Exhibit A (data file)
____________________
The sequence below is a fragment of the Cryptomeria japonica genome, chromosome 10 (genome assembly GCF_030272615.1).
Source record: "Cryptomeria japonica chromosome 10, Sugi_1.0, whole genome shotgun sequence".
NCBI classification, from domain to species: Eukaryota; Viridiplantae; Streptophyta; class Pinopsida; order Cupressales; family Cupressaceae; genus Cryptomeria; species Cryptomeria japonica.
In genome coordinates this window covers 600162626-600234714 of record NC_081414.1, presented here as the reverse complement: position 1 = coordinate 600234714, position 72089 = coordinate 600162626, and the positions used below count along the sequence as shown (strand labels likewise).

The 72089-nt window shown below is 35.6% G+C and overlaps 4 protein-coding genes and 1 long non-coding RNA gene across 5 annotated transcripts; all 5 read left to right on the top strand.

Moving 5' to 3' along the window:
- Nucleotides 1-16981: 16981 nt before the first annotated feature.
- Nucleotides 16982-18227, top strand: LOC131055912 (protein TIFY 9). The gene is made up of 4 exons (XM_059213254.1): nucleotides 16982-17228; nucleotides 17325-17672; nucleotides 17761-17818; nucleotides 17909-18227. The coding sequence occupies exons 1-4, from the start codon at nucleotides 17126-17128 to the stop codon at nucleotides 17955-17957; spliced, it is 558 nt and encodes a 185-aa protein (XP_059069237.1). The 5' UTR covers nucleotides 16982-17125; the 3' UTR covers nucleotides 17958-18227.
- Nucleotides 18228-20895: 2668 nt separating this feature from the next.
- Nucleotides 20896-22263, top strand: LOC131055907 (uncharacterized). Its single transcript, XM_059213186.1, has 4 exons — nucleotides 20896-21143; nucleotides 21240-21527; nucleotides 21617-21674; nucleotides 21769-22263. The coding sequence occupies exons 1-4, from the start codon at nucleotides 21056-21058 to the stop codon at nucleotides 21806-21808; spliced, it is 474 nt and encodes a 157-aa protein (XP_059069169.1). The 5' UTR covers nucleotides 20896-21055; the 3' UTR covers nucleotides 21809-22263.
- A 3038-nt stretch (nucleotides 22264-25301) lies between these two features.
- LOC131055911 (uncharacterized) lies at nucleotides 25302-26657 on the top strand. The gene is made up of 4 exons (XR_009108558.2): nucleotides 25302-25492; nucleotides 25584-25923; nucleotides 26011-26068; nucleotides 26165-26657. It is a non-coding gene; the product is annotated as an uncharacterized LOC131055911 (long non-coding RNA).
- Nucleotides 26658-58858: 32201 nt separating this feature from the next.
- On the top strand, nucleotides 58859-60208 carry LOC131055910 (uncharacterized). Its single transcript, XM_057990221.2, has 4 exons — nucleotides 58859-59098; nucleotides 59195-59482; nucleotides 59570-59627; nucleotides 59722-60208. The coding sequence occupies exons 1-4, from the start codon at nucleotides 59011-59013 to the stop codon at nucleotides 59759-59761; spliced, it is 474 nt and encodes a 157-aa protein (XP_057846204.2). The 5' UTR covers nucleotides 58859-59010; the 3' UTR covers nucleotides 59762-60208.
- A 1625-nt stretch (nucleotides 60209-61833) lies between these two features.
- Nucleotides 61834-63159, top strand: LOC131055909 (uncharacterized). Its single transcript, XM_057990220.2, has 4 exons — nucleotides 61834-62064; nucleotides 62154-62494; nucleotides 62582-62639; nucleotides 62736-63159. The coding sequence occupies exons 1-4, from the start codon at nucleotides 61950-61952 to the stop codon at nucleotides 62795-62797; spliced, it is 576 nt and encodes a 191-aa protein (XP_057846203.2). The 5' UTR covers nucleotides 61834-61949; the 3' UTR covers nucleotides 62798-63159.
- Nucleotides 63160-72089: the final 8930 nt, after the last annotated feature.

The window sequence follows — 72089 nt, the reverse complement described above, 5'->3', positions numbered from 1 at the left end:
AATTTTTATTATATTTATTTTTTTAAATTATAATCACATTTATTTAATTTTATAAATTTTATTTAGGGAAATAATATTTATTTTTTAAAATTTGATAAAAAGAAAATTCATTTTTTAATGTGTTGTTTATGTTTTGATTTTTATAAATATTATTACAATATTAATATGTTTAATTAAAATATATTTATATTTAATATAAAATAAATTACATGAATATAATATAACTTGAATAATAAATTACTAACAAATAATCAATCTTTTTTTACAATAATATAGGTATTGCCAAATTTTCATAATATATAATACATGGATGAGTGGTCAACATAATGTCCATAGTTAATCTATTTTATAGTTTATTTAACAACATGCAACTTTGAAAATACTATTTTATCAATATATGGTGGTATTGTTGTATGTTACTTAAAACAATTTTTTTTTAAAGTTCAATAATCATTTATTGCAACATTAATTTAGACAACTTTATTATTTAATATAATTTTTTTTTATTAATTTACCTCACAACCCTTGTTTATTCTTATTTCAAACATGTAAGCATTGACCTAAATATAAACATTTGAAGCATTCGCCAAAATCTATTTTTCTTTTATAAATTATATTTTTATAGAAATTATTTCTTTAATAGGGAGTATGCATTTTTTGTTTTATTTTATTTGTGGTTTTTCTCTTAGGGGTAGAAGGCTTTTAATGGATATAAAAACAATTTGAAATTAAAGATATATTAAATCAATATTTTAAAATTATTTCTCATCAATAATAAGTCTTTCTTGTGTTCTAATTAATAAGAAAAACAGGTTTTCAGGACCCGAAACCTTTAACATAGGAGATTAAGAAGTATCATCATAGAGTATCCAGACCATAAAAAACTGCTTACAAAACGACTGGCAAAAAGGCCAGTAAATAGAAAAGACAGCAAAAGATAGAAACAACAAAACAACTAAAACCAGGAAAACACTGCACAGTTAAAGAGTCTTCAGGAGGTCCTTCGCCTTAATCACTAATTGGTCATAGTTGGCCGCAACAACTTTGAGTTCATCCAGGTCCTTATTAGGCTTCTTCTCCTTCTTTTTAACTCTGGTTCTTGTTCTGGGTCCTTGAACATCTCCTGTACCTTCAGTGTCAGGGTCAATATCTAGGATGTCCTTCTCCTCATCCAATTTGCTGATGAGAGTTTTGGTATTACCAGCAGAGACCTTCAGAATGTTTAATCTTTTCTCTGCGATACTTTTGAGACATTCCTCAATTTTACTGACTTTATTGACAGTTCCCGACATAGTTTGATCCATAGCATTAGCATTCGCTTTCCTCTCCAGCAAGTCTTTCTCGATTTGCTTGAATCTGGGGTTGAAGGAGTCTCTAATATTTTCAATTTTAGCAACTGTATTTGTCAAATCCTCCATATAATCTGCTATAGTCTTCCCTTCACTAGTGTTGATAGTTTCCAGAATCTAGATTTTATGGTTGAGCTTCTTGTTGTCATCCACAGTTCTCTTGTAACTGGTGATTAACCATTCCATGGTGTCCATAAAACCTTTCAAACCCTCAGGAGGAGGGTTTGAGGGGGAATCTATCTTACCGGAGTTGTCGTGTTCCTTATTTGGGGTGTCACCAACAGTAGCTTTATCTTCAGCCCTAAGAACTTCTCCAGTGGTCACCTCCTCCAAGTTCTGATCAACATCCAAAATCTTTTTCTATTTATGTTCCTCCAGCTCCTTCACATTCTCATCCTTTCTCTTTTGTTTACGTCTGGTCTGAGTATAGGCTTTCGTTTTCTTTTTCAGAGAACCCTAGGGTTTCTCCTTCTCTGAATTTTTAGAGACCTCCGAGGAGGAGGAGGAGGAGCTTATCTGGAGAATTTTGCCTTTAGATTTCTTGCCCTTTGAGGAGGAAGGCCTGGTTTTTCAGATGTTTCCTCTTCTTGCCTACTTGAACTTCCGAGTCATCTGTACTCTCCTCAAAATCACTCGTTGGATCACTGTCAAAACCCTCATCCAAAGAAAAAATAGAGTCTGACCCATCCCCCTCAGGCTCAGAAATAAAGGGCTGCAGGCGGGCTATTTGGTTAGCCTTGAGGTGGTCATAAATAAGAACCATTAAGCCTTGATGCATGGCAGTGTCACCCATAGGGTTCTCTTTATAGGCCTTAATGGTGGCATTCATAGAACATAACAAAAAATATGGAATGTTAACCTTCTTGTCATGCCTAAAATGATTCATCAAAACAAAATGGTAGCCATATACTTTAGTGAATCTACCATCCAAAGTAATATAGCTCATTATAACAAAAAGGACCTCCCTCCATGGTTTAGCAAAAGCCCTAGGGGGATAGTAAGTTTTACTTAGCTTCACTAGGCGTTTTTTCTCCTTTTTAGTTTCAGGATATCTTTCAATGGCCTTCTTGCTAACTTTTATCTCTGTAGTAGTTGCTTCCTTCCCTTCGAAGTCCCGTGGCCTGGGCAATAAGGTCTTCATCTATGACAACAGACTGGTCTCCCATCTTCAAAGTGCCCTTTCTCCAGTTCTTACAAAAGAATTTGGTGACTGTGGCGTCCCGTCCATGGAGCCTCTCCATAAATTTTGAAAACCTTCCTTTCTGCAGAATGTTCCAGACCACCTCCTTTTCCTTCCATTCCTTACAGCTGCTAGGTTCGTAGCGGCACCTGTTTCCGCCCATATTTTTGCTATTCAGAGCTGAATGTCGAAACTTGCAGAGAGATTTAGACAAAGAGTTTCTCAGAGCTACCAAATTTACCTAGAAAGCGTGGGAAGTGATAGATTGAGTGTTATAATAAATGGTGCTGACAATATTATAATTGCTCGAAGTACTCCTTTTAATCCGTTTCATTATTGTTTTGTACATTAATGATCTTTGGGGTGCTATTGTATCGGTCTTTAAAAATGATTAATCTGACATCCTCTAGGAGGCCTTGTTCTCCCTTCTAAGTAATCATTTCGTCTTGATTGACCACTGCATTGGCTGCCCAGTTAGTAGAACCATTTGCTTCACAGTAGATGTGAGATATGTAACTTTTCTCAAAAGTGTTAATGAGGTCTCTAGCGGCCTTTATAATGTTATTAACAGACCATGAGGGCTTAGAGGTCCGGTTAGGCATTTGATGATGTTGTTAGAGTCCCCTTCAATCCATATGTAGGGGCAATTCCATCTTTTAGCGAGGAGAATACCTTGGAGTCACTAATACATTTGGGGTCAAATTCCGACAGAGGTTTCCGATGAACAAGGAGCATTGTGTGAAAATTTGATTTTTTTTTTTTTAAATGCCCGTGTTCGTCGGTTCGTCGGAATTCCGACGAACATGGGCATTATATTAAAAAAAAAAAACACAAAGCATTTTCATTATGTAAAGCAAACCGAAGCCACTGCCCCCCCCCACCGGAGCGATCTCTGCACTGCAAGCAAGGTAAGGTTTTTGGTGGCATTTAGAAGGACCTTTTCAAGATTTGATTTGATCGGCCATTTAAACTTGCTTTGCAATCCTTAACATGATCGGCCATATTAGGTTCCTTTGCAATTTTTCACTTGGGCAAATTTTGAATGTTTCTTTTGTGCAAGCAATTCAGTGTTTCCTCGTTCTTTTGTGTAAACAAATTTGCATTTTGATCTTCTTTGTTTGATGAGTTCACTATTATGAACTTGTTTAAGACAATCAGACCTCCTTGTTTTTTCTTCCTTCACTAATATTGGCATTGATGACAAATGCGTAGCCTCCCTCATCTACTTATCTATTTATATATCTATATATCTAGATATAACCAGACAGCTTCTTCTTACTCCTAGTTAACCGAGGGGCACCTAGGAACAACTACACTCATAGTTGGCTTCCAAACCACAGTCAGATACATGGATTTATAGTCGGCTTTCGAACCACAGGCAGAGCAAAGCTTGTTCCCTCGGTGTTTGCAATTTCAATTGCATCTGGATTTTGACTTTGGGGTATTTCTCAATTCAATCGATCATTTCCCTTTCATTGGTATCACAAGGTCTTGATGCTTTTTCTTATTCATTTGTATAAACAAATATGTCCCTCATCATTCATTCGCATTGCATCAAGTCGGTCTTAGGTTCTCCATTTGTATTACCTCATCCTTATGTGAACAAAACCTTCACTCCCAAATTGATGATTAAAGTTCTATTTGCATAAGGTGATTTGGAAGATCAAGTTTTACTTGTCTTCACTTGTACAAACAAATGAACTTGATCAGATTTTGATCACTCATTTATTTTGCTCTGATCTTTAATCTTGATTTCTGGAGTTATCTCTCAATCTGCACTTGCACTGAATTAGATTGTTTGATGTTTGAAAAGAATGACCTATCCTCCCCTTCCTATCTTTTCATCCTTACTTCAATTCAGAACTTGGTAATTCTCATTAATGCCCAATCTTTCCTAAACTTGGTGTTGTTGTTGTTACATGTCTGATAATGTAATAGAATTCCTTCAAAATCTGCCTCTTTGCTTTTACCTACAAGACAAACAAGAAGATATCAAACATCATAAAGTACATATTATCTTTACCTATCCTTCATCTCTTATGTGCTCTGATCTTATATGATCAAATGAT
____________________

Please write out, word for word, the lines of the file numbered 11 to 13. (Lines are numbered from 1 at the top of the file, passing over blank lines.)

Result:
- A 3038-nt stretch (nucleotides 22264-25301) lies between these two features.
- LOC131055911 (uncharacterized) lies at nucleotides 25302-26657 on the top strand. The gene is made up of 4 exons (XR_009108558.2): nucleotides 25302-25492; nucleotides 25584-25923; nucleotides 26011-26068; nucleotides 26165-26657. It is a non-coding gene; the product is annotated as an uncharacterized LOC131055911 (long non-coding RNA).
- Nucleotides 26658-58858: 32201 nt separating this feature from the next.